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Job Recruiter Interview: Technology Professionals Must Stay Current

By Dave Abrams
March 22, 2010

Michael Backer, IT recruiterMichael L. Backer has been a human resources professional for over 30 years. For the first 15 years of his career, he held various positions as an HR generalist, supervisor, manager and director for the Navy Resale Systems Office, Thom McAn Shoe Company, Boston Mutual Life Insurance, Data General, Digital Equipment Corporation and Technology Concepts, Inc.

Since 1986 he has been the founder and principal of Salitube, Inc., a human resource consulting firm. His clients include Ventron Chemical, CVD Corp., Sigma Instruments/Pacific Scientific, EMC Corp., 3Com, Data General, Medisense (Abbott Labs), Shipley Chemical (Rhome and Haas), StarGen, i4synergy, Cambridge Health Alliance Dynamics Research and Quantech Services.

A member of the first graduating class of the Executive MBA Program of Suffolk University, Mr. Backer received his undergraduate Business Administration degree with a major in Industrial Relations from the University of Bridgeport.

Interview Transcript

David Abrams: Can you tell me a little bit about your background, including how you originally got into the staffing field and any other areas that you may have specialized in over the years?

Mike Backer: I actually started recruiting back in 1969, when I graduated college. It got thrust upon me more by happenstance then by design.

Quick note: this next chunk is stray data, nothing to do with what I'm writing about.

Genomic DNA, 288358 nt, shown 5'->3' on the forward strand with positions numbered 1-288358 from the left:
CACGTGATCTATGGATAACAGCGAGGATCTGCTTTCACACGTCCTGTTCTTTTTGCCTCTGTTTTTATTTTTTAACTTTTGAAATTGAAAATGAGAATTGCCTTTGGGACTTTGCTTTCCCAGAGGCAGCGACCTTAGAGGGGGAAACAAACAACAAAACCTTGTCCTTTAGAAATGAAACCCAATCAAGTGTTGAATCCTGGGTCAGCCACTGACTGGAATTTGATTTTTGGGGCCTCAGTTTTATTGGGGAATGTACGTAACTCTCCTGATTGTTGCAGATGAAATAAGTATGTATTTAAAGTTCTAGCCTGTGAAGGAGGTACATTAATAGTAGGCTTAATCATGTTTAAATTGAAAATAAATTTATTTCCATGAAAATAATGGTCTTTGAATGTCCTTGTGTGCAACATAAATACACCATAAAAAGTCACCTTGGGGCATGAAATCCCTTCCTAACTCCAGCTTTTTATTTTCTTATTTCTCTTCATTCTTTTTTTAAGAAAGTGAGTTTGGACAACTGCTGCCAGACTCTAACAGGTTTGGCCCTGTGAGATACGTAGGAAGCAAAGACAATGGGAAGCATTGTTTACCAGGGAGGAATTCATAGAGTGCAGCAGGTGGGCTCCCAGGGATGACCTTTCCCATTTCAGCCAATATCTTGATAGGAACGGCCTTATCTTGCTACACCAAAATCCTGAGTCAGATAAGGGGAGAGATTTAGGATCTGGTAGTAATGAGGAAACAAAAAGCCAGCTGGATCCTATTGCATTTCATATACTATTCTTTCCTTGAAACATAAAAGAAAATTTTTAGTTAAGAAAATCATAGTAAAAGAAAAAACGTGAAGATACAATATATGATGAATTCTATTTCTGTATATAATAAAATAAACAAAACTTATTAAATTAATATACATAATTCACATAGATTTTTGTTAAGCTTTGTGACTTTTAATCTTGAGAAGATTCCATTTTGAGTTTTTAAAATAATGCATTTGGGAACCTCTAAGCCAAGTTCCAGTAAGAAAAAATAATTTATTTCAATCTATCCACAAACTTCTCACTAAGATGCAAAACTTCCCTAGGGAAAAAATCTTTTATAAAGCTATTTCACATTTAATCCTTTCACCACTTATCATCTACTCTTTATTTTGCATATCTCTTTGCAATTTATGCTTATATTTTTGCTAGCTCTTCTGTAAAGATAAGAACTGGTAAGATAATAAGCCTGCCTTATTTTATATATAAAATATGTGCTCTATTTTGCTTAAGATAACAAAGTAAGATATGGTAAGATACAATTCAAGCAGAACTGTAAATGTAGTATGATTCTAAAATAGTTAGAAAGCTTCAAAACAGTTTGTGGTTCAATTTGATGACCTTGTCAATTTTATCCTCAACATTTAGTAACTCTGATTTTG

David Abrams: So you've been recruiting since the days of Woodstock?

Mike Backer: Literally, yes right during Woodstock.

David Abrams: Over the years, you've recruited in a wide range of areas, correct?

Mike Backer: Exactly. I went from working for a government agency, to a shoe manufacturing and distribution company known as Thom McCann. and then to an insurance company, Back in the late seventies, I got into high-tech, and that was really where all of my IT and heavy volume recruiting took place.

David Abrams: So you've been recruiting in high-tech and IT for 30 years?

Mike Backer: Yes.

David Abrams: It's been focused towards high technology and information technology?

"A lot of the IT went offshore, but my observation is that some of it is coming back onshore for various and sundry reasons. The bottom-line is that the technology IT people have at their disposal is going to keep them employed and providing new opportunities."

Mike Backer: A little bit of everything. IT has surely been a big piece of it, along with development engineers.